As a quick intro for those who are not familiar with Sutter's Fort, Johann Augustus Sutter was a German immigrant who came to the U.S. in 1834. In 1840 he began building what would become a large adobe fort. It became a temporary refuge for pioneers between 1841 and 1849, including a group of 47 survivors from the Donner Party expedition. In 1847, Mr. Sutter contracted to build a sawmill about 50 miles from the fort, when one of the workers discovered gold. Not able to keep it a secret, the gold rush proved to be the downfall of the fort, as would-be miners overtook much of the land.
For starters, I tried to get a group photo of the kids under the sign. It didn't work very well. The sun was so bright that Conman insisted on standing in the shade, so that's why he looks like he's hiding in the back. And Lulu was busy trying to see what he was doing back there, so all I shot of her was the side of her head. The little cutie in the stroller is my niece Heidye, who came along with Grandma for the ride.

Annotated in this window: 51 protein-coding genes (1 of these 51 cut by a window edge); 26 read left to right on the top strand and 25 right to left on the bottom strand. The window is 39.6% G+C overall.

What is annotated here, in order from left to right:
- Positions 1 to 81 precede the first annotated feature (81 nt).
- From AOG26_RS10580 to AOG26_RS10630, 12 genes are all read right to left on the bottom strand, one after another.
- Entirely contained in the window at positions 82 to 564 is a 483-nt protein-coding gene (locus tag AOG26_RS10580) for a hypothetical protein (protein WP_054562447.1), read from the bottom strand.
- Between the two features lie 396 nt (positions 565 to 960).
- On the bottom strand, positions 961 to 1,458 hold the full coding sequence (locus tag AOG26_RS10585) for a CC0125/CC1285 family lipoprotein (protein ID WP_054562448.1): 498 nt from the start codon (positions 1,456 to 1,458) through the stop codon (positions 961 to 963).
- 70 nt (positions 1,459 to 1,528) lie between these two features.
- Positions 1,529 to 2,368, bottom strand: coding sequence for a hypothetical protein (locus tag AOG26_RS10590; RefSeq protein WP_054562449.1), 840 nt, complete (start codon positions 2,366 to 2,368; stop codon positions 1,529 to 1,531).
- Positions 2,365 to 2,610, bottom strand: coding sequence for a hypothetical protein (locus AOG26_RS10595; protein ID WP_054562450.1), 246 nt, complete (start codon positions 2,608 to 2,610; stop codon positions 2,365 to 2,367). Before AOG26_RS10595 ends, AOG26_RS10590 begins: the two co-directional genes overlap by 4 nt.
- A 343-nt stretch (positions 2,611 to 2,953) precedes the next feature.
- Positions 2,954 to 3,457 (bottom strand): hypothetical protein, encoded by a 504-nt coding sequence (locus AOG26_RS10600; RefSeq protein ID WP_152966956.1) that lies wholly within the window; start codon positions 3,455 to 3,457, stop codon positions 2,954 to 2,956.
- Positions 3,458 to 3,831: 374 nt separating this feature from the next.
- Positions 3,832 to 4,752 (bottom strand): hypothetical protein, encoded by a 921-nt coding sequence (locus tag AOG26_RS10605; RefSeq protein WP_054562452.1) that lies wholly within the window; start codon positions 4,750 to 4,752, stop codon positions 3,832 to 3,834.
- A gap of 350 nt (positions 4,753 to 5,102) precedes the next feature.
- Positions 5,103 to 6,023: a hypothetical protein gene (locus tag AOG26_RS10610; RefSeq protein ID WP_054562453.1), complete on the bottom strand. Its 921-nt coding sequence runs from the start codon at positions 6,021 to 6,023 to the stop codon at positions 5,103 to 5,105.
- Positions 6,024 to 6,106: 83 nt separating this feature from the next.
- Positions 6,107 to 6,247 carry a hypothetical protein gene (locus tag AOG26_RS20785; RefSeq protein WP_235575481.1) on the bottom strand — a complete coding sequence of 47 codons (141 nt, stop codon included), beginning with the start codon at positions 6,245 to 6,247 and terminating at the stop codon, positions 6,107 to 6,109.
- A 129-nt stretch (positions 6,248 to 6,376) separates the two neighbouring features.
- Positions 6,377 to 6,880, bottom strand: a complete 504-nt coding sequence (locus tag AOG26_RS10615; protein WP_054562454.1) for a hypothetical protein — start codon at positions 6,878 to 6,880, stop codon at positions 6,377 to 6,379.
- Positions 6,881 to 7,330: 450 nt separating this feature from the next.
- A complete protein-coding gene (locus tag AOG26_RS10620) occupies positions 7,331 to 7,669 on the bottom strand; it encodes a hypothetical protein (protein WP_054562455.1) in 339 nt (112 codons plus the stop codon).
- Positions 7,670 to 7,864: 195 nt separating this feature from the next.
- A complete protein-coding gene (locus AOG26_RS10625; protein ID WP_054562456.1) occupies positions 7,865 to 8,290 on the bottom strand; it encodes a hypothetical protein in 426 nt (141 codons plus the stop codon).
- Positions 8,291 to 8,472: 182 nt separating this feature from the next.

When you enter the fort, you pay admission ($6 for adults, $4 for kids, 5 & under free) and are given a map of the grounds and an informative printout of the history of the fort. As soon as we walked in, the fort bell rang indicating that a musket firing demonstration was underway. This gentleman showed the crowd how a musket was loaded and fired.
Next, we walked through an orientation room that, through photos, documents, artifacts and exhibits, took us through a history of Johann Augustus Sutter's life. There was also some other interesting facts about the gold rush, Donner Party and early California history. One of Blakester's favorites was Patty Reed's little doll, which survived the trek of the Donner Party. He read the book Patty Reed's Doll earlier this year and it was very neat to see it in person. One would imagine it was a large item, but in reality, is only a couple of inches tall.
Here is a fuzzy photo of the kids in what was the jail area. It's fuzzy due to all the dust floating around in there. No windows and underground. Yuk.
We wandered in and out of several shops, enjoyed the beautiful weather, perused the unusual items for sale and stocked up on salt-water taffy at the candy store.